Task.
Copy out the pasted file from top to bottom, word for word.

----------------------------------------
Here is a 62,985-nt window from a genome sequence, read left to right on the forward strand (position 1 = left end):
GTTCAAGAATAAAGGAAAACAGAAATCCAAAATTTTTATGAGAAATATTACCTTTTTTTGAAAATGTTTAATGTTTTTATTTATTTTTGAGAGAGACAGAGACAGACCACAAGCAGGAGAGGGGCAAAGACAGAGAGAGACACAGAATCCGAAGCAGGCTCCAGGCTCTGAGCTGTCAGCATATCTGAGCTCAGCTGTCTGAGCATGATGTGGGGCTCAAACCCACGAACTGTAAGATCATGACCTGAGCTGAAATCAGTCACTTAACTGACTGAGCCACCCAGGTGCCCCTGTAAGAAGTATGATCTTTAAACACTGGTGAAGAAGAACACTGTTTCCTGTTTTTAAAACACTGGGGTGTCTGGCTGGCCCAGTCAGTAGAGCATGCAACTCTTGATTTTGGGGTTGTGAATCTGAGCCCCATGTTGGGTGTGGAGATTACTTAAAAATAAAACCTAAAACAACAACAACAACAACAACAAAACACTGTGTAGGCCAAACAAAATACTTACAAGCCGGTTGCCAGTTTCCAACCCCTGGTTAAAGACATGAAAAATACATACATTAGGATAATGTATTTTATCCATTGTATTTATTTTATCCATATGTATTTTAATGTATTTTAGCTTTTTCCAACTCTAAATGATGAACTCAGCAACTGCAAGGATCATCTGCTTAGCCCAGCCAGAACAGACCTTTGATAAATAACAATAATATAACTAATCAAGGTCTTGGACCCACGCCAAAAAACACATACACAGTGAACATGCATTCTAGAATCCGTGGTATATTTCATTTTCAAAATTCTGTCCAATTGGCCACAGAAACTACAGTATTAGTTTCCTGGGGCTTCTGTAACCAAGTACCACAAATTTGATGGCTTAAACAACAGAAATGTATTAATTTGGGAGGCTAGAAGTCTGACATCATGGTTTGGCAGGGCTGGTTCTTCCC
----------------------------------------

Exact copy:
Here is a 62,985-nt window from a genome sequence, read left to right on the forward strand (position 1 = left end):
GTTCAAGAATAAAGGAAAACAGAAATCCAAAATTTTTATGAGAAATATTACCTTTTTTTGAAAATGTTTAATGTTTTTATTTATTTTTGAGAGAGACAGAGACAGACCACAAGCAGGAGAGGGGCAAAGACAGAGAGAGACACAGAATCCGAAGCAGGCTCCAGGCTCTGAGCTGTCAGCATATCTGAGCTCAGCTGTCTGAGCATGATGTGGGGCTCAAACCCACGAACTGTAAGATCATGACCTGAGCTGAAATCAGTCACTTAACTGACTGAGCCACCCAGGTGCCCCTGTAAGAAGTATGATCTTTAAACACTGGTGAAGAAGAACACTGTTTCCTGTTTTTAAAACACTGGGGTGTCTGGCTGGCCCAGTCAGTAGAGCATGCAACTCTTGATTTTGGGGTTGTGAATCTGAGCCCCATGTTGGGTGTGGAGATTACTTAAAAATAAAACCTAAAACAACAACAACAACAACAACAAAACACTGTGTAGGCCAAACAAAATACTTACAAGCCGGTTGCCAGTTTCCAACCCCTGGTTAAAGACATGAAAAATACATACATTAGGATAATGTATTTTATCCATTGTATTTATTTTATCCATATGTATTTTAATGTATTTTAGCTTTTTCCAACTCTAAATGATGAACTCAGCAACTGCAAGGATCATCTGCTTAGCCCAGCCAGAACAGACCTTTGATAAATAACAATAATATAACTAATCAAGGTCTTGGACCCACGCCAAAAAACACATACACAGTGAACATGCATTCTAGAATCCGTGGTATATTTCATTTTCAAAATTCTGTCCAATTGGCCACAGAAACTACAGTATTAGTTTCCTGGGGCTTCTGTAACCAAGTACCACAAATTTGATGGCTTAAACAACAGAAATGTATTAATTTGGGAGGCTAGAAGTCTGACATCATGGTTTGGCAGGGCTGGTTCTTCCC